OK, last card … SECTION 2, I did not forget about you.  Did any of you find a GREEN card?  Tell me the English word on the card that you know – REJOICE.  The Greek is not a phrase we know very well … it is KAIRO`MAI  It literally means “rejoice.”  No dancing around unusual translations of this word.  Quite simply the word “rejoice” reminds us that God is thrilled beyond measure when the lost ones are found.  And “rejoice” reminds us that when that “finding” leads to  us being transformed into the kinds of people God wants us to be … well, God could not be happier … and interestingly enough, we will find that we are happier, too.  In God’s world, “hiding” is not the goal of the game of life, but “getting found” is.

At the start of the sermon, I asked you if you had a great “Hide and Seek” story.  Mine is brief … we were vacationing in Stone Harbor in the early ‘90’s … our son Justin was 4 , soon to be five … and w went to the Wildwood boardwalk to ride the rides.  Partway through the afternoon we bought tickets for the Great White Shark Maze … Justin couldn’t wait to try it.  We bought tickets … lectured both our kids about staying close … and entered what was a maze of mirrors.  And as you no doubt expect … amid the laughter at the ways the mirrors reshaped our bodies … and the surprise of walking into mirrors that looked like pass throughs … and the screaming of both our kids … Justin disappeared.  I think it was the most frightened I had even been in my life.  We grabbed Jesse’s hand are tried to get out of the maze as soon as we could, but of course, it is a maze for a reason … and it seemed like an eternity until we finally escaped.  Nan and I positioned ourselves are the entry and the exit, prying Justin hadn’t already gotten out, and we started screaming his name into the maze, with silence our only response.  It was probably only a three or four minutes that passed, but it felt like an eternity, until we heard his laughter approaching from the exit area.  When we finally saw him turn the last corner into the exit area we ran and grabbed him, and the four of us hugged and cried for minute or two … well, three of us did … Justin couldn’t shut his trap about how much fun the maze was, and how he wanted to go in it again.  I suspect we corrected him and yelled at him a bit for leaving us behind … but mostly we just hugged him and drowned him in tears of joy.  I bet each of you have a similar story you could share about the lost being found.  Think of your joy and elation over the finding of your “lost one.”  And know that our joy pales in comparison to the joy has when you have been lost and are found.  Amen.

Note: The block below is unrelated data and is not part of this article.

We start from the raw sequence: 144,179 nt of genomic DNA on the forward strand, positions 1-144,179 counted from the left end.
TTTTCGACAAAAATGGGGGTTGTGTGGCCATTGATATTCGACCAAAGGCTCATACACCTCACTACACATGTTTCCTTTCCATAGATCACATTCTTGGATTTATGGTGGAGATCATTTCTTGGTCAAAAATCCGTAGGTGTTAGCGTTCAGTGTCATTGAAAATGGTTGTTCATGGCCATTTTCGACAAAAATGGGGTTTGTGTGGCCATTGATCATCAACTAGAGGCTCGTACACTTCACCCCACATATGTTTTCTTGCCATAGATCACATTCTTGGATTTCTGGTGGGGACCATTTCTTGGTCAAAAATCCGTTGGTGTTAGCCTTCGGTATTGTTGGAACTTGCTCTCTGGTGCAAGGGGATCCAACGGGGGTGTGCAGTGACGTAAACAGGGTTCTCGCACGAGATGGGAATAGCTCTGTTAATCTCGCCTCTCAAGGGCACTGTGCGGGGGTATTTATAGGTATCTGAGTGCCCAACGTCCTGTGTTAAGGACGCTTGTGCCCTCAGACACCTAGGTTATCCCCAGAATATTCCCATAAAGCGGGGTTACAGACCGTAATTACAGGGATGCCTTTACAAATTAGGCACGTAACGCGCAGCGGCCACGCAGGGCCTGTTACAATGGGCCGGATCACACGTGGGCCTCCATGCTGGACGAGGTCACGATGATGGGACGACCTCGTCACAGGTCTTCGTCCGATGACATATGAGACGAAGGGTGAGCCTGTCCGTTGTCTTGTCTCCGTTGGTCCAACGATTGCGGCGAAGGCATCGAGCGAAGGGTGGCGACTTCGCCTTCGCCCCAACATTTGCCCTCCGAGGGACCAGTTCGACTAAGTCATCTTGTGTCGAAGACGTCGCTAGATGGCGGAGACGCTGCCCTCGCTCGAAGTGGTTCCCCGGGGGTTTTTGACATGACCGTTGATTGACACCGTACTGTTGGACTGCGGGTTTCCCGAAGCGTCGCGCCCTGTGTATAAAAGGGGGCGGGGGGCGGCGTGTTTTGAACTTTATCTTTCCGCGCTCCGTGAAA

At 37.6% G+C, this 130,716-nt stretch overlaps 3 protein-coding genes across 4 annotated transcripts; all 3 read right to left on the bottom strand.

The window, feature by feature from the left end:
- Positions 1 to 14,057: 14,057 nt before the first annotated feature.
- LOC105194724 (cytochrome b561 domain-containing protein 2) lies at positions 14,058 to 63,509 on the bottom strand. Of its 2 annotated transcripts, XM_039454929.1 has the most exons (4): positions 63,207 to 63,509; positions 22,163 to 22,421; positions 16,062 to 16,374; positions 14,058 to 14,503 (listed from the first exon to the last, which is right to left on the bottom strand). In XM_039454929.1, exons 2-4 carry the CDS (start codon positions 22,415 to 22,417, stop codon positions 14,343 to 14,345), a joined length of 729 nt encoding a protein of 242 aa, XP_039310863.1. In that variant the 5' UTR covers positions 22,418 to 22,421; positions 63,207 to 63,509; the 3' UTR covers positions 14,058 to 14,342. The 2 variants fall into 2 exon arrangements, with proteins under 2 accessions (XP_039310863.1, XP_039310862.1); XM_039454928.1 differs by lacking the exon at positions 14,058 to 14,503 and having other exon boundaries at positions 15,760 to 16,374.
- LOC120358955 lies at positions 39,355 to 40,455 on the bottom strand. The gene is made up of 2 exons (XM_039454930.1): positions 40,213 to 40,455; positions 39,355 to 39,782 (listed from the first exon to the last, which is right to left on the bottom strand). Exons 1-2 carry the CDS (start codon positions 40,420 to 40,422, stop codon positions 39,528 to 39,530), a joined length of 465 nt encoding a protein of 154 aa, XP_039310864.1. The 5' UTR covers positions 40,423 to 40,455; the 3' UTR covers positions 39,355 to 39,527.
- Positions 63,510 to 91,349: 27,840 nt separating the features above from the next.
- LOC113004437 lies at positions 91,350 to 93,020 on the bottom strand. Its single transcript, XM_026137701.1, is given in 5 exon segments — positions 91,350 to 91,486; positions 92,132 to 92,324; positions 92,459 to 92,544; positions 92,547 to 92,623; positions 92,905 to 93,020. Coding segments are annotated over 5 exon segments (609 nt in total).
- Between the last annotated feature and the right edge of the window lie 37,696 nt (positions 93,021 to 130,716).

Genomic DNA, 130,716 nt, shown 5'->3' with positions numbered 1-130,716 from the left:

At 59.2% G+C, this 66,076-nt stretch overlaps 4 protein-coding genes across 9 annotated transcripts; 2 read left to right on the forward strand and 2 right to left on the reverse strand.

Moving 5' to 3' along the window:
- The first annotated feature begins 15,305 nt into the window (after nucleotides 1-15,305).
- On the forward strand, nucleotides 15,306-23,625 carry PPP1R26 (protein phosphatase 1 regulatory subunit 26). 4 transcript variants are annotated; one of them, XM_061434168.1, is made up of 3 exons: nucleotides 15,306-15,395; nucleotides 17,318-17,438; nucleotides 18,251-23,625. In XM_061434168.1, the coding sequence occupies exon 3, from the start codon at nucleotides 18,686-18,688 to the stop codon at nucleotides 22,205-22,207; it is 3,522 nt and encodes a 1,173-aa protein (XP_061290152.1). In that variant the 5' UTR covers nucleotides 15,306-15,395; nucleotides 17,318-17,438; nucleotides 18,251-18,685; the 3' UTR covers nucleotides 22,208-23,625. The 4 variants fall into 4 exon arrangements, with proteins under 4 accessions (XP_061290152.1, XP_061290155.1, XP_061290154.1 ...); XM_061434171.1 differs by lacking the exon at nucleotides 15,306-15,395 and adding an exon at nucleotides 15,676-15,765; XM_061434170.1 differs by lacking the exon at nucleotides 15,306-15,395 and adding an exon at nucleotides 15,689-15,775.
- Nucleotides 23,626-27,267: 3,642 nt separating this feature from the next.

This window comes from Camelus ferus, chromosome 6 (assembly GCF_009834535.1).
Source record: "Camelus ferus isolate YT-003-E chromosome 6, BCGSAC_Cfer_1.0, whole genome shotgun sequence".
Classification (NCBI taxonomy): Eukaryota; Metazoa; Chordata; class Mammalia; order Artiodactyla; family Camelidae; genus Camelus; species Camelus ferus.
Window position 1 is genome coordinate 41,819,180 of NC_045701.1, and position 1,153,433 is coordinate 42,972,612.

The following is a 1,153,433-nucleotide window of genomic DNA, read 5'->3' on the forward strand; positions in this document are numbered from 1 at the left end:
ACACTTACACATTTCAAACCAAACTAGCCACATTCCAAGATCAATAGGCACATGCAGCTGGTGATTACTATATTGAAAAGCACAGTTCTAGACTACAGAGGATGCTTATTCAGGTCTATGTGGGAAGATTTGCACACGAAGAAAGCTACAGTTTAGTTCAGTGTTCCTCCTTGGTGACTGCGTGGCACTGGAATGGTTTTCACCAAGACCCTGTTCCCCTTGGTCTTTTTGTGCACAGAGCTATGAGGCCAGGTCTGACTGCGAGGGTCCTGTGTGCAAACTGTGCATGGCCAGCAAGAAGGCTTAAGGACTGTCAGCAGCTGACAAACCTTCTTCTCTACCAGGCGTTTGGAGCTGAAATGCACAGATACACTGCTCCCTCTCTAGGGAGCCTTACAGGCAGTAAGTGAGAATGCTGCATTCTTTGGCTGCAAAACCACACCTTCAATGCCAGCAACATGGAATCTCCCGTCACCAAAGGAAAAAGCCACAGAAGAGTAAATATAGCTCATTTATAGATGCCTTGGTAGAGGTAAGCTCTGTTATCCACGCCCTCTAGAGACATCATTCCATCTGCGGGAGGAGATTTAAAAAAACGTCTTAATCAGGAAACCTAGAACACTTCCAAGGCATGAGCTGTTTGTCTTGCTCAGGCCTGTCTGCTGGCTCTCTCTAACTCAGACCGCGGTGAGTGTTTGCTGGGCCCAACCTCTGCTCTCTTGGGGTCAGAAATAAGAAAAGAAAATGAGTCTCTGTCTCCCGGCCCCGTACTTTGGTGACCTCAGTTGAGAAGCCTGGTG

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Rev. Craig Ross

Senior Pastor

The vibrancy of life here at St. Peter’s makes my service on our staff a joy and privilege. Visitation, teaching and preaching are the ministries that feed my pastoral identity, as together our staff and lay members share in our missional calling … Building a community of faith by God’s grace.